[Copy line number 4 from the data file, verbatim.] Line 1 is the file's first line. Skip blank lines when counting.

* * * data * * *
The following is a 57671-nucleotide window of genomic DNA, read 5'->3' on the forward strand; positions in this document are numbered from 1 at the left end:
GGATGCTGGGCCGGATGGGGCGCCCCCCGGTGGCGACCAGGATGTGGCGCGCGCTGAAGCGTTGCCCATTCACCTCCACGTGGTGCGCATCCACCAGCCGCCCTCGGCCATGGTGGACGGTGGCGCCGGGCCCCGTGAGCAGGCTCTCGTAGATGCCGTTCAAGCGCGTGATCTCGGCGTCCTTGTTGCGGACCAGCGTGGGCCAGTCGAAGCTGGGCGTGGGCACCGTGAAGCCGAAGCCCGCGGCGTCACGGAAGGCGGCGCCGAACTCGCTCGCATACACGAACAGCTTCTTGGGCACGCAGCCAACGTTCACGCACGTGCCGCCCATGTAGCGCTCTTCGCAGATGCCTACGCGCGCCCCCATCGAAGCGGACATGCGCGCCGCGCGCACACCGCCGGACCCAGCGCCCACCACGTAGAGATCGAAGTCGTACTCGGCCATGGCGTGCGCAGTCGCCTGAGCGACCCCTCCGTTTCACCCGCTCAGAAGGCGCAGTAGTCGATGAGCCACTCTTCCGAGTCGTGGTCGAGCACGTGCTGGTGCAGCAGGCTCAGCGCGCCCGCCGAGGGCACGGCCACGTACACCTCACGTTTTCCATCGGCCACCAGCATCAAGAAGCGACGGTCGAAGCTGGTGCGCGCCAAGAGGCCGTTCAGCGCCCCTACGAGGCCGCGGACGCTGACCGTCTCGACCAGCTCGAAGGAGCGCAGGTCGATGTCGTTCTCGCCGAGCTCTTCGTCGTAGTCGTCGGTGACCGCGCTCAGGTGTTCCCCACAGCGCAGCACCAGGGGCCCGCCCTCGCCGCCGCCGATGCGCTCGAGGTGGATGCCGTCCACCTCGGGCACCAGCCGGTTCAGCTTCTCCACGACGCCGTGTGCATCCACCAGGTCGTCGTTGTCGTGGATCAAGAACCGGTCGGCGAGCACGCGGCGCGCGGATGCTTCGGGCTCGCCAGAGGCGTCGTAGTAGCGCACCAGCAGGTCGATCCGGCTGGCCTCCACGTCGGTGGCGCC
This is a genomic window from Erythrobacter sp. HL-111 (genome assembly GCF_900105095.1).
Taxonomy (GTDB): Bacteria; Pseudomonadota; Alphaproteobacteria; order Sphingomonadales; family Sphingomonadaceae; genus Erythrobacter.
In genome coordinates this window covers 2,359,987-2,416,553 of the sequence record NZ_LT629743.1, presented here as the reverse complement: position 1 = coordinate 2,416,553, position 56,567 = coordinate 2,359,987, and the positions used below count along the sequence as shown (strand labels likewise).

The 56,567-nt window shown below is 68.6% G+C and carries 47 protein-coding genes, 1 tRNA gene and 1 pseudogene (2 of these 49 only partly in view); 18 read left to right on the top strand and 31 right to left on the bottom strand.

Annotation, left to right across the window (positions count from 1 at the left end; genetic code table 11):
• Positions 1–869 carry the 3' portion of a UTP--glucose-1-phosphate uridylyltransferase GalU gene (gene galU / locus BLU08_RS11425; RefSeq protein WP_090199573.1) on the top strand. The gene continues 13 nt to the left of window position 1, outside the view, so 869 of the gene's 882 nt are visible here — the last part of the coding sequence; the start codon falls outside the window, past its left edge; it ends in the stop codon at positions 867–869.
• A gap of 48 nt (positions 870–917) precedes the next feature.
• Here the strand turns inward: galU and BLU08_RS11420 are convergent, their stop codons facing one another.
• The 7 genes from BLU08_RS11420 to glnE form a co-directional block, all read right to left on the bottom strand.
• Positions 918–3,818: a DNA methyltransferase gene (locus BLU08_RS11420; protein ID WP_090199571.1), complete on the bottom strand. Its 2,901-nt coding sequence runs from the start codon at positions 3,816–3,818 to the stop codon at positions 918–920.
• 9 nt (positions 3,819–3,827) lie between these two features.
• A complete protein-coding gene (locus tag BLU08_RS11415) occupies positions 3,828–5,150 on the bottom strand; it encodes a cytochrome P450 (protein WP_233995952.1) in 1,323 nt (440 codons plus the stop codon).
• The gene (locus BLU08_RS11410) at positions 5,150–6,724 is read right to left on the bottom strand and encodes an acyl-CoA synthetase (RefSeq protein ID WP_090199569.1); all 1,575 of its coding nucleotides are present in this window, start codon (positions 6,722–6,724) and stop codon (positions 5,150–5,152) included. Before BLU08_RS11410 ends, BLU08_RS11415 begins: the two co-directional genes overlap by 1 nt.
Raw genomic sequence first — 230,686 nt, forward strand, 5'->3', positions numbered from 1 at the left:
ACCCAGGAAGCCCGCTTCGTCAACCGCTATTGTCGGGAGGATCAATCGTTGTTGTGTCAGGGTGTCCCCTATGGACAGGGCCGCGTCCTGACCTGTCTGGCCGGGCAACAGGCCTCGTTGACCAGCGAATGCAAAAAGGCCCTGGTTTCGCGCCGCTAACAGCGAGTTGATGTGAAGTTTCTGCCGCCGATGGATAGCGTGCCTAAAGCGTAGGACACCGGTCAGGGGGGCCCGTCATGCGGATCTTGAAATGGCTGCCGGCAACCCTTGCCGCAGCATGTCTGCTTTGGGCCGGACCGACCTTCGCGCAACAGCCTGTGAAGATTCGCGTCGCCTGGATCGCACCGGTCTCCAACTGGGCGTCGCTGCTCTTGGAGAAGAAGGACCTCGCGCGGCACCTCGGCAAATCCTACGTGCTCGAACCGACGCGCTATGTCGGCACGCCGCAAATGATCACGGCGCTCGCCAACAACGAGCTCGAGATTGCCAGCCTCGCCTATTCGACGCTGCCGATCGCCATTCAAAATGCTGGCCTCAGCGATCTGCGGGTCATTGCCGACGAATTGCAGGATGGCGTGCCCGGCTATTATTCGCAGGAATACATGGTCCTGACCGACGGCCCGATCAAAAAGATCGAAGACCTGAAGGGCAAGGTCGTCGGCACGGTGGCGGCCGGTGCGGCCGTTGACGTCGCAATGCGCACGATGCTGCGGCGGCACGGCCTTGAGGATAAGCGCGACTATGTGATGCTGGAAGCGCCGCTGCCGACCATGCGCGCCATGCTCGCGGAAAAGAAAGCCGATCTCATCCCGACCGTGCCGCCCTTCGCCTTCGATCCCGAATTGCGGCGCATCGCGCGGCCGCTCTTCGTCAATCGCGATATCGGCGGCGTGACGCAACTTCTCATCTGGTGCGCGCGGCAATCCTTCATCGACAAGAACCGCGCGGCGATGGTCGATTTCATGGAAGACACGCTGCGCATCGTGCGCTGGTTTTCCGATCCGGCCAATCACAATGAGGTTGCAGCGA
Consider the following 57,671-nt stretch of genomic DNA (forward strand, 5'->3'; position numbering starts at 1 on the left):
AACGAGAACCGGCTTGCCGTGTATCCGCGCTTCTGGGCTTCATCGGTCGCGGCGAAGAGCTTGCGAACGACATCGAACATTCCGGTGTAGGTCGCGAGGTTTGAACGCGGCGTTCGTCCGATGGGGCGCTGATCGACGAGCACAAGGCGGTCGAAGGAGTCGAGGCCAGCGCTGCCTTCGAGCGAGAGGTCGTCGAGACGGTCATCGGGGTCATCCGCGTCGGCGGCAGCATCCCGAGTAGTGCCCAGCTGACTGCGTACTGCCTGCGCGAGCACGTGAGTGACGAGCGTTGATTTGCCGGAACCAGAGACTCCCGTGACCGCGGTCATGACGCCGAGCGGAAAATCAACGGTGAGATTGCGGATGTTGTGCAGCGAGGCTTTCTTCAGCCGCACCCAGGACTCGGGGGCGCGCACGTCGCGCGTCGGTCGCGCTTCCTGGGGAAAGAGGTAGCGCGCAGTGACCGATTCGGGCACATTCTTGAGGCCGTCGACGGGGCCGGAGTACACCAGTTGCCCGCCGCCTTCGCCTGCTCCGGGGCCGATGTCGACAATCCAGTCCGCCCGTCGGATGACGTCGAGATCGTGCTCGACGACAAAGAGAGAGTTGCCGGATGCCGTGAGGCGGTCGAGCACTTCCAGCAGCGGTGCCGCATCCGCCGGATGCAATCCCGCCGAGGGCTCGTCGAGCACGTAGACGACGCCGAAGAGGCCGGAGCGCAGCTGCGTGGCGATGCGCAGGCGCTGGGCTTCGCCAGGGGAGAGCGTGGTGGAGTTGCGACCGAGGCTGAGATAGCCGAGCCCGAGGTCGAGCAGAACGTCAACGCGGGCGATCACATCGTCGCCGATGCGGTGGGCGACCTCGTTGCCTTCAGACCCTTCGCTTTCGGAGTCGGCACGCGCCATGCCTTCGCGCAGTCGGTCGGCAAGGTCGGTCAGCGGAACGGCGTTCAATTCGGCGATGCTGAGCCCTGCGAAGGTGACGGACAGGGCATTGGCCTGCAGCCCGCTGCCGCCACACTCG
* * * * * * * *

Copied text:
Taxonomy (GTDB): Bacteria; Pseudomonadota; Alphaproteobacteria; order Sphingomonadales; family Sphingomonadaceae; genus Erythrobacter.